Pro-democracy voices are being marginalized as the Syrian uprising turns increasingly violent, observers warned today, while a leading analyst advises the fractured opposition to focus on inclusion, a shared vision, and better communications with Syrians inside and outside the country.
As a roadside bomb killed 10 soldiers and security forces opened fire on thousands of protesters emerging from mosques after noon prayers, U.S. Secretary of State Hillary Clinton called for a new U.N. resolution that would legitimize military action.
“We need to start moving very vigorously in the Security Council for a Chapter 7 sanctions resolution, including travel, financial sanctions, an arms embargo, and the pressure that that will give us on the regime to push for compliance with Kofi Annan’s six-point plan,” she told a Paris conference on the conflict.
Syrian opposition groups welcomed the prospect of tougher international engagement.
“The fact that Mrs. Clinton talked about this resolution (Chapter 7) shows that the international community is preparing to take stronger action against this cruel regime,” said Fawaz Zakri, an Istanbul-based member of the Syrian National Council, an opposition umbrella group.
But the militarization of the conflict “has strengthened the most radical elements on both sides of the bloody, 13-month-old conflict, sidelining the moderate voices that many see as the best hope for Syria’s future,” writes Bassem Mroue:
Members of the Syrian opposition want nothing less than the removal of the Baath party regime, while the government appears determined to crush the uprising no matter how many Syrians lose their lives. This could make it even more difficult for the already faltering peace plan of international Arab envoy Kofi Annan, which calls for a dialogue over Syria’s future.
The failure of the cease-fire and Kofi Annan’s peace plan will put pressure on Russia to allow further measures against Damascus, said Marina Ottaway, an analyst at the Carnegie Endowment for International Peace.
“I don’t think we are going to get Russia or China to agree to foreign intervention, but I think the present situation is going to make it very difficult for Russia to continue saying we have to try diplomacy, because the regime has shown once again that it has no intention of moving,” she said.
Vladimir Putin may be tempted to pressure Assad in order to boost Russia’s international reputation at the expense of the U.S., said Fyodor Lukyanov, an analyst at the Moscow-based Council on Foreign and Defense Policy.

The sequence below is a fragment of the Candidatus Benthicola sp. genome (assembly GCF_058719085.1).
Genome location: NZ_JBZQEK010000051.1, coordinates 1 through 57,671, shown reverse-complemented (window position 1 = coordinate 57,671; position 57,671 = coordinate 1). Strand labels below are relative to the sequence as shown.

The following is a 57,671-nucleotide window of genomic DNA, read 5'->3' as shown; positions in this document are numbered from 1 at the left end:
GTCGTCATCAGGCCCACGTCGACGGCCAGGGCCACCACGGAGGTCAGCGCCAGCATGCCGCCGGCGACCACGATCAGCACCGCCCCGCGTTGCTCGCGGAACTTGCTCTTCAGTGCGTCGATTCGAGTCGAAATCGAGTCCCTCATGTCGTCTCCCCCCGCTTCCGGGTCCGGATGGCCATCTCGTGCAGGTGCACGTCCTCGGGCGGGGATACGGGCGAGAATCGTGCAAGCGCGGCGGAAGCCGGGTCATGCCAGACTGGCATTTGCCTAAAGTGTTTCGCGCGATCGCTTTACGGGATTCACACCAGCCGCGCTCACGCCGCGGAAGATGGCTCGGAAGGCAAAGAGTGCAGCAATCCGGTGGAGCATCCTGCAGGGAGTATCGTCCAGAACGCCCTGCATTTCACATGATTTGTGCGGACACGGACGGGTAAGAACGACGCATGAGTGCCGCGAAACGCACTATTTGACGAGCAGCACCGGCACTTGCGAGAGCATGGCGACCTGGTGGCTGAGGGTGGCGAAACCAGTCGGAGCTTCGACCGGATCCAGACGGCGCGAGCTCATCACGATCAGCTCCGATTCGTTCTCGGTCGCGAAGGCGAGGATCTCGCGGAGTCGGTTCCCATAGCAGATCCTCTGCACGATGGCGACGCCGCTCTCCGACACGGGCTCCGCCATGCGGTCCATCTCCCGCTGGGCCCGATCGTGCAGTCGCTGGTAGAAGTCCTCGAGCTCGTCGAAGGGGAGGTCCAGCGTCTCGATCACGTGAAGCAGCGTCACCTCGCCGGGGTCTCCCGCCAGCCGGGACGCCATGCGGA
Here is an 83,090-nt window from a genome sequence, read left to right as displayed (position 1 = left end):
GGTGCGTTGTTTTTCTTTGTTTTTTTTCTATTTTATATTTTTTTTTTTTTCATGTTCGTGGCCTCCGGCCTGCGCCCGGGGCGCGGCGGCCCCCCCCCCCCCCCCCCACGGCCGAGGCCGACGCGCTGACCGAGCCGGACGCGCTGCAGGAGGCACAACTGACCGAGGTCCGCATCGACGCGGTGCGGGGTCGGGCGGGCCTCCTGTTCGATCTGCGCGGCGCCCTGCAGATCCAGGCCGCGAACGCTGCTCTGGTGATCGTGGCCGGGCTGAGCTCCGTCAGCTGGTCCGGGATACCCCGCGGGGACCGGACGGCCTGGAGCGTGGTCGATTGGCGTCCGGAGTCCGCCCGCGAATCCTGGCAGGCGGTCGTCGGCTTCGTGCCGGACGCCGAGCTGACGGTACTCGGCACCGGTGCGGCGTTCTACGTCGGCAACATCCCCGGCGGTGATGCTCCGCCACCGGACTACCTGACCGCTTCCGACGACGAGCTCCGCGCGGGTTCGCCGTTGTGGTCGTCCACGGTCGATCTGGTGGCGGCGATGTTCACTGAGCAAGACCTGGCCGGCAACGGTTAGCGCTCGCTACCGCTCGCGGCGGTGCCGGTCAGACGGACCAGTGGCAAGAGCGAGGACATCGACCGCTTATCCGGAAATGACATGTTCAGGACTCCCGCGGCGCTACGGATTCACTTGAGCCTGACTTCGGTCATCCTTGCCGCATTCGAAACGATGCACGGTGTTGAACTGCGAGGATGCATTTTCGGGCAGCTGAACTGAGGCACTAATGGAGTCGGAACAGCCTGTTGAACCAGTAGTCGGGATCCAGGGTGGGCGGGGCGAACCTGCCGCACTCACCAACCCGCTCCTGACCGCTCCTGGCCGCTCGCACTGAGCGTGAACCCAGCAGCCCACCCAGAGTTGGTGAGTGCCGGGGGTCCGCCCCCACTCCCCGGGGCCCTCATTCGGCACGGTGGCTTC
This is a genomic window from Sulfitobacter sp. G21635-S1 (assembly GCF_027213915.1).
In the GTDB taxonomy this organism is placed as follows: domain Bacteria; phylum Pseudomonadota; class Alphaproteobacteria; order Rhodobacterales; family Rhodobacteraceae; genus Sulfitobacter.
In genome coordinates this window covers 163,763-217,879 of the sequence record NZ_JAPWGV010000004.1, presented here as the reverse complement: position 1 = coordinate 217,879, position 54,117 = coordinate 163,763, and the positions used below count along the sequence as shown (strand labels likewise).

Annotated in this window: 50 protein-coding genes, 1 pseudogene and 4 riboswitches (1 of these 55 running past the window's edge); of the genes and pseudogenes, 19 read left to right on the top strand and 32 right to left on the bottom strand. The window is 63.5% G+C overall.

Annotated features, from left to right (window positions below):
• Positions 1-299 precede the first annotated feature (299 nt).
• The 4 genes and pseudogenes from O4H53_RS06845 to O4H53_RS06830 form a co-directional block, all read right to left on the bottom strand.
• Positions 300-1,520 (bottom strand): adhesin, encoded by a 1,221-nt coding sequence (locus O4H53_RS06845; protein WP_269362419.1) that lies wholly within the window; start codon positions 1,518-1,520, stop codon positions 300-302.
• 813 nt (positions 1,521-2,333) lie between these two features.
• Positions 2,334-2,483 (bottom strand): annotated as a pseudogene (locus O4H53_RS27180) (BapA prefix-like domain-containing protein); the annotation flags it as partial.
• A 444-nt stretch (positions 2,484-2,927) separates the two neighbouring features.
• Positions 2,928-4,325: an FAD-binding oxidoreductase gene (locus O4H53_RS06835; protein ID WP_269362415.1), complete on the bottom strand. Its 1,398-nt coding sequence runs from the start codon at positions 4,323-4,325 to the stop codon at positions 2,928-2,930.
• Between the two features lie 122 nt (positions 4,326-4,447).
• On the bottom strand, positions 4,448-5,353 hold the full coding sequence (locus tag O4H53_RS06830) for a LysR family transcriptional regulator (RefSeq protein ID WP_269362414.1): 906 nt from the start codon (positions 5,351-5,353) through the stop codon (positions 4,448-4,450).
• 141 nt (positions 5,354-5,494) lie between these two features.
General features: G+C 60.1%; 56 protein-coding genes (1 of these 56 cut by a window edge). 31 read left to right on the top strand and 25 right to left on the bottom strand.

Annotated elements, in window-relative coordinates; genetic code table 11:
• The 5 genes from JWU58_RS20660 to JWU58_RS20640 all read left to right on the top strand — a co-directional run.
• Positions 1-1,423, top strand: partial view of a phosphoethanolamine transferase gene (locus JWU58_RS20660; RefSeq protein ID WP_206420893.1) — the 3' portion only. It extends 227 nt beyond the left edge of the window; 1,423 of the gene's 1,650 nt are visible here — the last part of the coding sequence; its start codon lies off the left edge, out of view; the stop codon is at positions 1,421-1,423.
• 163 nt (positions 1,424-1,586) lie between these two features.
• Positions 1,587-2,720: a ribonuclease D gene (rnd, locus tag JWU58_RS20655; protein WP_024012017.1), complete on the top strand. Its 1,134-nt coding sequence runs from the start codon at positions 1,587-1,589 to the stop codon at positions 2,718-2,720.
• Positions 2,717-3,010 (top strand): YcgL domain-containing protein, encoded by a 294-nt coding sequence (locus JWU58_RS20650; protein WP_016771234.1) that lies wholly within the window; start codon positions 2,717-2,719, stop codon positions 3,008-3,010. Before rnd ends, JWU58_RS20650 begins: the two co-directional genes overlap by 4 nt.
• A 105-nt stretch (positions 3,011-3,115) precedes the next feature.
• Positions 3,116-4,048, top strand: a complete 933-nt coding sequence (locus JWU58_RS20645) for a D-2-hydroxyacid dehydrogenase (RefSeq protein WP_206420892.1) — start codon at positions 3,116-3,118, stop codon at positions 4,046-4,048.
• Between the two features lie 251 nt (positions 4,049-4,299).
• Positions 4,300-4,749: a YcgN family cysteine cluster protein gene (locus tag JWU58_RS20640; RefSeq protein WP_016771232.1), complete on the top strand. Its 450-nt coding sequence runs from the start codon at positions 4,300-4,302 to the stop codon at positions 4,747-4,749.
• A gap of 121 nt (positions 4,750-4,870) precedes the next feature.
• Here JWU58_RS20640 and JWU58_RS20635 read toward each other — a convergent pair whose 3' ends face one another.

The regime’s violent reaction to peaceful protest has played into the hands of more militant elements which is why the international community must pressure Bashar al-Assad to open up political space, analysts suggest.
“This suppression of dissent in centers of resistance has obviously constrained the people’s right to freedom of peaceful expression and assembly, says Andrew J. Tabler, the Next Generation fellow at The Washington Institute for Near East Policy.
“As a result, Syrians are afraid to express their demands as part of the ‘Syrian-led political transition to a democratic, pluralist system’ and have demonstrated in lesser numbers than expected,” he notes. “. Even if a viable ceasefire can eventually be brokered, protests and other forms of civil resistance will be the key means to judge what the people want going forward.”
The increasingly violent dynamic of the struggle is preventing the emergence and articulation of innovative, moderate voices.
“Activists who have wider visions, open minds and represent the revolution’s democratic and liberal ambitions were subjected to killing, detention and extreme torture,” said Yassin Haj Saleh (right) a left-wing activist who was jailed in Syria from 1980-1996. Moderates have been forced to “hide or emigrate”:
What is most needed, he says, is fresh thinking about a dynamic, grass-roots upheaval that emerged with a vitality that shocked him and other longtime dissidents, both in Syria and outside. Too many Syrian intellectuals, he said, are still shackled to Arab nationalism and other Cold War-era ideas and political ideologies.